Social Anxiety

Social Anxiety

Today is my brothers 27th birthday.  Or, it would have been, if he had not committed suicide in December 2014.

My brother suffered from unamangeable anxiety & depression.  I’m remembering his life, his illness, and his death, as I read the Spring 2016 edition of Tricycle magazine.

Social anxiety comes from being focused on “how we are doing” in this world.  We are constantly judging our own performance and others’ treatment of us.  For example, if we are preoccupied with what other people feel about us, we raise questions: “What are other people thinking?”.  It’s these concerns that we project onto others that compound our social anxiety.

If we examine ourselves honestly, we will see that we are constantly making many many judgements, moment by moment.  We judge both ourselves and other people.  This process influences the way we treat others, and as a result, the way they treat us.  Other people perceive the discomfort in us, so they feel even more uncomfortable than they already were from their own social anxiety.  Cues go back and forth based on this mutual anxiety and depending upon the degree of anxiety, it can become awkward and stressful.  Then we can become even more uncomfortable and more judgemental toward ourselves and others.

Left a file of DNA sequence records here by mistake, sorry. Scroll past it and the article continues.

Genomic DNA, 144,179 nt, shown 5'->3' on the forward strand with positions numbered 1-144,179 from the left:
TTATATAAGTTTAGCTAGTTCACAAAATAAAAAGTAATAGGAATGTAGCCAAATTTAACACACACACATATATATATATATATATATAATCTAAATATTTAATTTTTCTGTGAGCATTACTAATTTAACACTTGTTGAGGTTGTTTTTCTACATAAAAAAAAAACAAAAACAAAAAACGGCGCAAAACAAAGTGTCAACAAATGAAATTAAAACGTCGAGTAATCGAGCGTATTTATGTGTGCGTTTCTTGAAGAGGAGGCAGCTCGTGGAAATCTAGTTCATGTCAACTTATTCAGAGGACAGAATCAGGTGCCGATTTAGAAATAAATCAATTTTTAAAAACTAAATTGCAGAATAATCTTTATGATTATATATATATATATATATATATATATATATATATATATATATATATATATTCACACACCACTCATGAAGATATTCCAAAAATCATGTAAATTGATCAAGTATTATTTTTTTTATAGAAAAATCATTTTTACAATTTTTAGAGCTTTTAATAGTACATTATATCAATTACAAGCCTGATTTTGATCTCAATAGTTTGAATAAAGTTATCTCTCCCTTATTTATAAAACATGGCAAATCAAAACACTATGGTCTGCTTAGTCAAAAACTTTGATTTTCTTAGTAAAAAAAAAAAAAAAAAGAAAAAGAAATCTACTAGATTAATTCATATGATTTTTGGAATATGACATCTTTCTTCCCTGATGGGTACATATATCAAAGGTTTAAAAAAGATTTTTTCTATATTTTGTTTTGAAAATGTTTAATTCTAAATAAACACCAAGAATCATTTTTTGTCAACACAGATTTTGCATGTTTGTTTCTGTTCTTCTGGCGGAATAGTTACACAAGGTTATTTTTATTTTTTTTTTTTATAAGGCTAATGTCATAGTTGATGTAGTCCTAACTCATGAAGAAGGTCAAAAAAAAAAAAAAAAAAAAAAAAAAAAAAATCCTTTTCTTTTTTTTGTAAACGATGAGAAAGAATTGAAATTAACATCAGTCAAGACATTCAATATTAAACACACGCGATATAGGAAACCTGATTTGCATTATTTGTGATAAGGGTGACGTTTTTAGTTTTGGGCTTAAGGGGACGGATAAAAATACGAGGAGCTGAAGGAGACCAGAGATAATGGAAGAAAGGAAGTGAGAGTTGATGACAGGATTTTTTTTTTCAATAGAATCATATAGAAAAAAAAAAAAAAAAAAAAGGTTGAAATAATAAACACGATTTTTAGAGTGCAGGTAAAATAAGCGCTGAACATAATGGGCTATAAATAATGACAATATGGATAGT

If all your attention is on these agitated thoughts, then even if everybody around you appreciates you and says how much they like you, you may not believe it.  But when you are in a pristine state of mind, you have fewer thoughts , and thus less anxiety and fear, because all those uncomfortable experiences come from your thoughts, and without thoughts they can’t survive.  Then it doesn’t matter what people think of you; even if everybody around you hates you, it doesn’t affect you.  You are comfortable with yourself.   Even if everyone glares at you angrily and criticizes you, if you pay no attention to your own thoughts, you remain comfortable and as stable as a mountain.  You are completely at ease with yourself.

From Tricycle magazine Spring 2016, reprinted from Our Pristine Mind: A Practical Guide to Unconditional Happiness.

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